"For the love of God, don't poop there you idiot!" the Professor yelled, beginning a pattern of him suddenly making arbitrary rules to stop me from doing something. "I can't even believe I have to tell this to you," he said, shaking his head at me. Everyone else looked pretty shocked too.

"I had a lot of beers last night," I offered. "You know what that does to the old pipes," I continued, thinking that was a pretty good excuse. "Does that make things better now?"

Judging by everyone's reaction, it did not.

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Our food situation took a little while to get sorted out. After a day or so, one of the survivors began eating some of the nearby plants to see if they were edible. In the sense that they were easily eaten, the plants appeared to be edible, but when the guy's heart and lungs stopped working, opinions on the definition of "edible" split. I'd like to say that Wheels' sacrifice was worth it (I have of course forgotten his name), but when we found the grove of coconut trees just around the corner from the stream, well it actually made him look kind of dumb. Later on, gathered around the fire we'd talk and exchange stories about Wheels, pantomiming his final moments while others laughed and clapped.

Until those coconuts showed up, I was at least a little worried we might end up resorting to cannibalism, even to the point of loudly discussing the horrible diseases I surely had from all the urine I was splashing on myself while peeing. This was probably unnecessary, but seeing as I didn't get eaten, I'm going to say it worked. In truth, for most of us cannibalism was never really an option, because you have to be really hungry to even consider it. The one exception of course was Hungry Ted.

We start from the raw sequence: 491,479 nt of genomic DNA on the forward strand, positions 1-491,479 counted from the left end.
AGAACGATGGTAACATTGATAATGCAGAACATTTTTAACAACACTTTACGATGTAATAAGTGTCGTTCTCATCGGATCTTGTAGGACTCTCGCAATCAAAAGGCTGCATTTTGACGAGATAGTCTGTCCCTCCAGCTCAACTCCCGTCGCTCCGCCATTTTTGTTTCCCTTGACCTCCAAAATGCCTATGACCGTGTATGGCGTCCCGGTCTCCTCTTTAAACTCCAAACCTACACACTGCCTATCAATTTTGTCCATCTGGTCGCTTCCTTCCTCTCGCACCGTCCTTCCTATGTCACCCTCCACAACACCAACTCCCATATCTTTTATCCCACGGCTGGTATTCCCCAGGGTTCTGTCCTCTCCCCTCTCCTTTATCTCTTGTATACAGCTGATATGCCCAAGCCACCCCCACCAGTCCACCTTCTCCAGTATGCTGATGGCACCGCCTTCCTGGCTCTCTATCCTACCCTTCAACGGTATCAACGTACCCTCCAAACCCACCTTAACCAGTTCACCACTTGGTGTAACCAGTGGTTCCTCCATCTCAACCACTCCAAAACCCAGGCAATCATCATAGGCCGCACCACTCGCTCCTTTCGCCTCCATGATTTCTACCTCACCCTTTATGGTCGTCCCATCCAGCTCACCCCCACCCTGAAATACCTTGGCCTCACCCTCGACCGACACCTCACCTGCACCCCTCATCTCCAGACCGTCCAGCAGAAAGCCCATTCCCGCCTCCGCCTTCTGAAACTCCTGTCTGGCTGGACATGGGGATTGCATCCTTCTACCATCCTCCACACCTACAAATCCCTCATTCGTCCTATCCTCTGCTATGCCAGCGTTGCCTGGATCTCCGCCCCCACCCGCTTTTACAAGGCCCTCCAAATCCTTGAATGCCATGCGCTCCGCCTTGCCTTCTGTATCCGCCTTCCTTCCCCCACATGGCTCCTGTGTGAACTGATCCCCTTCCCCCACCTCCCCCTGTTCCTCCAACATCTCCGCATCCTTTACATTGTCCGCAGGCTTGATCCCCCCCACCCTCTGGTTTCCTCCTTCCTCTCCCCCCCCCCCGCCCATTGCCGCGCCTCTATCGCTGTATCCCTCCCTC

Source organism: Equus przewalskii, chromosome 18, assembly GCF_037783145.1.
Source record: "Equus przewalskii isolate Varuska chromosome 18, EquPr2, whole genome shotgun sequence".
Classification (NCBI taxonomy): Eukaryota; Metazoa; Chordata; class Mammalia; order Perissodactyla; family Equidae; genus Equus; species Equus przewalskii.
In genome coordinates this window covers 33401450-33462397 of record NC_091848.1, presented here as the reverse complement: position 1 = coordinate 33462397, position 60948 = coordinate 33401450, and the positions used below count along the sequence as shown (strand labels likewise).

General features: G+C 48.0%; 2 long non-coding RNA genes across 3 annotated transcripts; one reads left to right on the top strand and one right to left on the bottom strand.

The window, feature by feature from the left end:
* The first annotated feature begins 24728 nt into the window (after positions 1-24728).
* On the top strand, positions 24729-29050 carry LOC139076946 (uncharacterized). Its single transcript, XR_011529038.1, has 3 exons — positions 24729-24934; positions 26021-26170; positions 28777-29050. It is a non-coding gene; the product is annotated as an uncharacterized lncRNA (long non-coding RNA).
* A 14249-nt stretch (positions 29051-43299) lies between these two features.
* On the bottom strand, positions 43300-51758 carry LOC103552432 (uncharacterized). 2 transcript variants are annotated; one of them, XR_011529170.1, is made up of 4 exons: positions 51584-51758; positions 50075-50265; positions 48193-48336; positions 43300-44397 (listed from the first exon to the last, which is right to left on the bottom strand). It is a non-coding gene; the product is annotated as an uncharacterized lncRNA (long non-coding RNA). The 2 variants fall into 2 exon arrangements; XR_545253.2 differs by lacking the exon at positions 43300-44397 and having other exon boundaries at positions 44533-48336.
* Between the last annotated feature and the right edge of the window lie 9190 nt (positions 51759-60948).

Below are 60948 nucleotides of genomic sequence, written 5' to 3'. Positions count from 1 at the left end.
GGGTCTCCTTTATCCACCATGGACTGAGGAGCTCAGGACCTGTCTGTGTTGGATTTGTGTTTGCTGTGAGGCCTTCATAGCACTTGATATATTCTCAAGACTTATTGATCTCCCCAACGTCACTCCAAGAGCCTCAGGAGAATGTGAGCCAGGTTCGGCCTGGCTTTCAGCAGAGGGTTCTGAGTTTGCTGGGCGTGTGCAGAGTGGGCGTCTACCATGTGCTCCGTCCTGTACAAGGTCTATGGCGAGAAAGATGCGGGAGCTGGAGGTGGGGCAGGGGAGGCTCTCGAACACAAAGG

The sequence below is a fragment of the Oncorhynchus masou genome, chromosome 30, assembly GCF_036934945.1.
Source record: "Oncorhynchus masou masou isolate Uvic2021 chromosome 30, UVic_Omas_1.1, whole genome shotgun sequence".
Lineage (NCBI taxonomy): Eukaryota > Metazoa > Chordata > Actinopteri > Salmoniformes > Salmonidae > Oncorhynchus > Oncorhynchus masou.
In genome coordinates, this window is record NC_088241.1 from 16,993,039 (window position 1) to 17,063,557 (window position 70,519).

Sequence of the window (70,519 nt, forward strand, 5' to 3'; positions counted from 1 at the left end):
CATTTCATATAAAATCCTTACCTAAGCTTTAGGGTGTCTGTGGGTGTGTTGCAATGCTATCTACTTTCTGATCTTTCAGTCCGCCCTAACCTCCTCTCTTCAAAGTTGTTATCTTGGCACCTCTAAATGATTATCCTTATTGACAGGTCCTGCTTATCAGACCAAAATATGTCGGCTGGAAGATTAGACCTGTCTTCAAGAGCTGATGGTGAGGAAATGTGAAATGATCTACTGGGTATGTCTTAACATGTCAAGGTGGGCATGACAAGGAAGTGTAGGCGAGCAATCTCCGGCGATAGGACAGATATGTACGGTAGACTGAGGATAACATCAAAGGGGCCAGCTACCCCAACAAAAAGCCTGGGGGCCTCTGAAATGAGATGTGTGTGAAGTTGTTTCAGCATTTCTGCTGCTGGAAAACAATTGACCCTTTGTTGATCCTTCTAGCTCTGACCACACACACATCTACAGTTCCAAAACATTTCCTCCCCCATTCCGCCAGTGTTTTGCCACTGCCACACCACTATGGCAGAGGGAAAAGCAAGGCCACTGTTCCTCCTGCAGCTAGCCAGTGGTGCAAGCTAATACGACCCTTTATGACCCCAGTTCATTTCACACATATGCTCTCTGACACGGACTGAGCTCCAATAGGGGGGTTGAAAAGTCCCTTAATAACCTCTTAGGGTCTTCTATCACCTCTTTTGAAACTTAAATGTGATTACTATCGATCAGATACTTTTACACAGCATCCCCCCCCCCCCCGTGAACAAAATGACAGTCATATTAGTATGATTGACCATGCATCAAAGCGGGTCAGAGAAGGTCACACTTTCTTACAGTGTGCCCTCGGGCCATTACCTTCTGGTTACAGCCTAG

"I suppose you know why I've come to talk to you," Hungry Ted whispered in my ear one evening while we were eating coconuts.

I did know. "You want to eat someone, Hungry Ted?" He had been looking for supporters for his scheme for a couple hours now.

Hungry Ted nodded. "Don't get me wrong. I don't want to kill anyone. But if anyone dies, or is slowing down a bit, I think it'd be foolish if we let them go to waste."

"I don't know that that's really necessary any more Ted," I said, making a show of stretching out, the pee stains etched in my dirt-caked legs clearly visible. "Once we figured out how to break those coconuts on those rocks--which did not take long incidentally--our food problems really were solved. I'm just a little worried how eating a fellow will look when we're pushing aside food to do so."

"Stop worrying how people will judge you!" Hungry Ted hissed. "This is our chance to finally live like nature made us! Besides, no one can blame us for trying to survive!"